Value in Debt Collecting
17 November 2016 by Pierre Beniguel
The high yield market offers new borrowers an efficient way to raise funds, meaning we witness the emergence of new sub-sectors from time to time, one of which has been the debt collector sector. It has generally been under-covered, with limited investment bank analysts following it, therefore the bonds may not be as broadly held as some of the better known sectors. Issuance from the debt collector companies are becoming more commonplace however, although they are still expected to pay a premium to access the market. We commented on the debt collector sector in a previous blog (https://www.twentyfouram.com/blog/finding-value-in-high-yield), where we highlighted a bond from Garfunkel, which offered attractive value.
This week, another debt collector issuer, Lindorff, made the headlines as an acquisition target for Intrum Justitia. Lindorff was the first pan-European debt collector to issue high yield bonds in August 2014. It is owned by Nordic Capital, a private equity business, with the transaction materialising the exit strategy. As part of the transaction, Intrum Justitia will acquire Lindorff and Nordic Capital will own 47% of Intrum Justitia. Intrum Justitia is a pan-European credit management company, listed in Sweden, with a SEK21.1bn market cap and an Investment Grade rating.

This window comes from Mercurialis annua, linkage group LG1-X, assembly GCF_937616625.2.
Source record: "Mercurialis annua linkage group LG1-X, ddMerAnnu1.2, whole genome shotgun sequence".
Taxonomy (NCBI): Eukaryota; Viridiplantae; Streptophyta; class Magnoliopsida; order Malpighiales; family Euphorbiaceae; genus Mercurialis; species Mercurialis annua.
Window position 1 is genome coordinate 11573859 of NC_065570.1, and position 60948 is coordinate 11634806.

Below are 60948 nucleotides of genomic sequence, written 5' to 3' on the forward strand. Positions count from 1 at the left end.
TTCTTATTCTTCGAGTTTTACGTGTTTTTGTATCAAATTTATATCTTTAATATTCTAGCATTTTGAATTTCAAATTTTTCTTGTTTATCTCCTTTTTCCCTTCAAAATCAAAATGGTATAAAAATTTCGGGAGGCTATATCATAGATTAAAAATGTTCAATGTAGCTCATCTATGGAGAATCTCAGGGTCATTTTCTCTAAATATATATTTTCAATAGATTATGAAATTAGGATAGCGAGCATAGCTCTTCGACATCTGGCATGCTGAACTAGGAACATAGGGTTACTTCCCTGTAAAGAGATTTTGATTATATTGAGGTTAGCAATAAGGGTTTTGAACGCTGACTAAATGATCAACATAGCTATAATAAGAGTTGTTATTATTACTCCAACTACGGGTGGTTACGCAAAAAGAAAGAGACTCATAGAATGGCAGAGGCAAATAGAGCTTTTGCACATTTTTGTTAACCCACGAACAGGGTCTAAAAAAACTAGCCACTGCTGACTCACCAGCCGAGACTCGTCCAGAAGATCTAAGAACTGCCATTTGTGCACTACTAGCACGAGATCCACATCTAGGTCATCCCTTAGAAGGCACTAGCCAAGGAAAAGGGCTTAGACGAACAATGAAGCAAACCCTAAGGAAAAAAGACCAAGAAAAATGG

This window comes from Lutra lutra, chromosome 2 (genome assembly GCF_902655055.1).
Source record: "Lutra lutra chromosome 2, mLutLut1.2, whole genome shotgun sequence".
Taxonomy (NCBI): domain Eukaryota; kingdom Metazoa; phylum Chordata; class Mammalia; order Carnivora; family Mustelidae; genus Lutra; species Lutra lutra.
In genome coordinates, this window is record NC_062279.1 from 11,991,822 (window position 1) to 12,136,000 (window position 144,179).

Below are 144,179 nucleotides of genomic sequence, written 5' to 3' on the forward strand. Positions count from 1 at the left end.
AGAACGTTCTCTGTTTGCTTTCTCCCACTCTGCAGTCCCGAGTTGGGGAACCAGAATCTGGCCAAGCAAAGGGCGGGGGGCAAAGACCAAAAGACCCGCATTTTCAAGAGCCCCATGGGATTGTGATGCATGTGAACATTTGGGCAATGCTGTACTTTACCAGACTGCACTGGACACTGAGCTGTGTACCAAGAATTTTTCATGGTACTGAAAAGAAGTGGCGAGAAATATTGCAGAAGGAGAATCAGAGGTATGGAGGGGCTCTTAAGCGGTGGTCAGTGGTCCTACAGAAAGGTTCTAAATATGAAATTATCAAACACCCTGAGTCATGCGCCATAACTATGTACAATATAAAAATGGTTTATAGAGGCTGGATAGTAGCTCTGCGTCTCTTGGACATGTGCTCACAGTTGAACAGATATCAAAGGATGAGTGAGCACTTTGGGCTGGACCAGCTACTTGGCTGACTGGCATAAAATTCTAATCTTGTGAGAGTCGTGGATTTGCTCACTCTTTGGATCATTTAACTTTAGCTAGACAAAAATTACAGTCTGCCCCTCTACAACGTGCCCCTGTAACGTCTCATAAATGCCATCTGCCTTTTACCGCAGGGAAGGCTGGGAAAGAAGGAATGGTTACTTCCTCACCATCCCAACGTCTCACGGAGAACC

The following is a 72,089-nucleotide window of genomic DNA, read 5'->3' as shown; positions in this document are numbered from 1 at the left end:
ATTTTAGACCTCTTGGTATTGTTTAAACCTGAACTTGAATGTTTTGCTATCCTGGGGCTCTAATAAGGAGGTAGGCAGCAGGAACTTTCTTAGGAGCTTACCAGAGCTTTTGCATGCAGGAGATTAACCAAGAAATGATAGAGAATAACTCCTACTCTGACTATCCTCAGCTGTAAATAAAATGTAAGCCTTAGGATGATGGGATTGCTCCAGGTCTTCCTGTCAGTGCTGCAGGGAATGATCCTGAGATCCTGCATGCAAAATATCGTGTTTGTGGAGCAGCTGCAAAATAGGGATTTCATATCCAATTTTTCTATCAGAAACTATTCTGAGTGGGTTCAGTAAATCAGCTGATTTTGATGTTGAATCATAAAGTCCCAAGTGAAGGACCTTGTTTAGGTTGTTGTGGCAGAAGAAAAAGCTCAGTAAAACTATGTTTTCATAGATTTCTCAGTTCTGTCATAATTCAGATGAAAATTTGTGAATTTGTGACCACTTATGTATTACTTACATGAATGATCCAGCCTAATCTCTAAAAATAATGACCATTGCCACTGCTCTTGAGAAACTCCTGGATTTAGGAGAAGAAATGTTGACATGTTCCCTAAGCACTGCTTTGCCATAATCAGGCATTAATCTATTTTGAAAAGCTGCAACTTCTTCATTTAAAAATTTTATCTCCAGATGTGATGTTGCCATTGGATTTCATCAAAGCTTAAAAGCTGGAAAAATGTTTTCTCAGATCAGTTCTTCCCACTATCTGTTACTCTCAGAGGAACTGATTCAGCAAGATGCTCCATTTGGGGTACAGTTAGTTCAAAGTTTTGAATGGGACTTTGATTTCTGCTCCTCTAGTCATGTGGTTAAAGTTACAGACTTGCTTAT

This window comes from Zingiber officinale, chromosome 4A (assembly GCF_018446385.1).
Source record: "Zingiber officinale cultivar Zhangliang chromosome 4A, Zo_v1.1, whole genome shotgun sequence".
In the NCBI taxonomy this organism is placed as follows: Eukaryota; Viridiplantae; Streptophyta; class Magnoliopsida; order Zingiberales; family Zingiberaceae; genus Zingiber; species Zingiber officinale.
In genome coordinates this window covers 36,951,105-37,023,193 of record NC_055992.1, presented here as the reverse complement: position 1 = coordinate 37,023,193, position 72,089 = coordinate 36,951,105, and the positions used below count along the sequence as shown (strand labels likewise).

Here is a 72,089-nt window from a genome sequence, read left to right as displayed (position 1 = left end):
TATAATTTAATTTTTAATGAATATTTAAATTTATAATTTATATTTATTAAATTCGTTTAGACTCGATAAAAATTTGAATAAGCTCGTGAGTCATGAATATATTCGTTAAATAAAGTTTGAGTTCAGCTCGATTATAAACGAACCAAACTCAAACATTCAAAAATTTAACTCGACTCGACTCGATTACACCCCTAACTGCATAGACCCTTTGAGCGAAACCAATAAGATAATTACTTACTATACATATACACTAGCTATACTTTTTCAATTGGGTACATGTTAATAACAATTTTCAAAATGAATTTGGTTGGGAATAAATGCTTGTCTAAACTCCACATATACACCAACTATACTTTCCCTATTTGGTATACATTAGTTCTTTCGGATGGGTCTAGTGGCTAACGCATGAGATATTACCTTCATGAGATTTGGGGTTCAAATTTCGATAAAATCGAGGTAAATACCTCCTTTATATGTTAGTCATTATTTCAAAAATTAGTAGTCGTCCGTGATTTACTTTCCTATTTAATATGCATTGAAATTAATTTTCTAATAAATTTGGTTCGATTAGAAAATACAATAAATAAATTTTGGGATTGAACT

The transaction appears to be accretive for both companies, leading to synergies and greater scale. For Lindorff specifically, the transaction will lead to its high coupon, fixed note being retired. The 9.5% subordinated notes rallied by up to 10 points when the transaction was announced on Monday. The multiple at which Intrum Justitia acquired Lindorff also gave comfort in terms of the valuations for debt collectors issuers; the transaction implies an EV/EBITDA multiple of 13.2x.
We expect the growth of this sector to continue, with sales of portfolios of consumer NPLs from financial institutions or corporates likely to remain a core feature of the sector. Selling portfolios to debt collectors offers financial institutions a capital efficient way to deal with unsecured consumer NPLs, while corporates that own portfolios of defaulted unsecured consumer obligations, such as mobile phone contracts or gym memberships can also extract some value by selling these portfolios. For the debt collectors, access to flexible and relatively inexpensive financing will remain key in maintaining their ability to acquire unsecured NPL portfolios. The acquisition of Lindorff by IG-rated Intrum Justitia brings scale and the ability to put in place cheaper financing.
In addition, regulation on the debt collectors is intensifying and this increased scrutiny supports the larger players, such as Garfunkel or Lindorff. Therefore, it’s likely that consolidation will continue to be a driver for the sector in coming years.
In our blog on Monday, we commented on our preference for bonds that can perform well even during a change of regime. Finding niche sectors with specific pricing dynamics also helps to provide performance even as the risk-free rate curves reprice wider. High coupon bonds from debt collectors, such as the Garfunkel 8.5% £ issue that we mentioned in our blog in January, have lower interest rate sensitivity, while the potential to benefit as the sector consolidates is a nice additional bonus.
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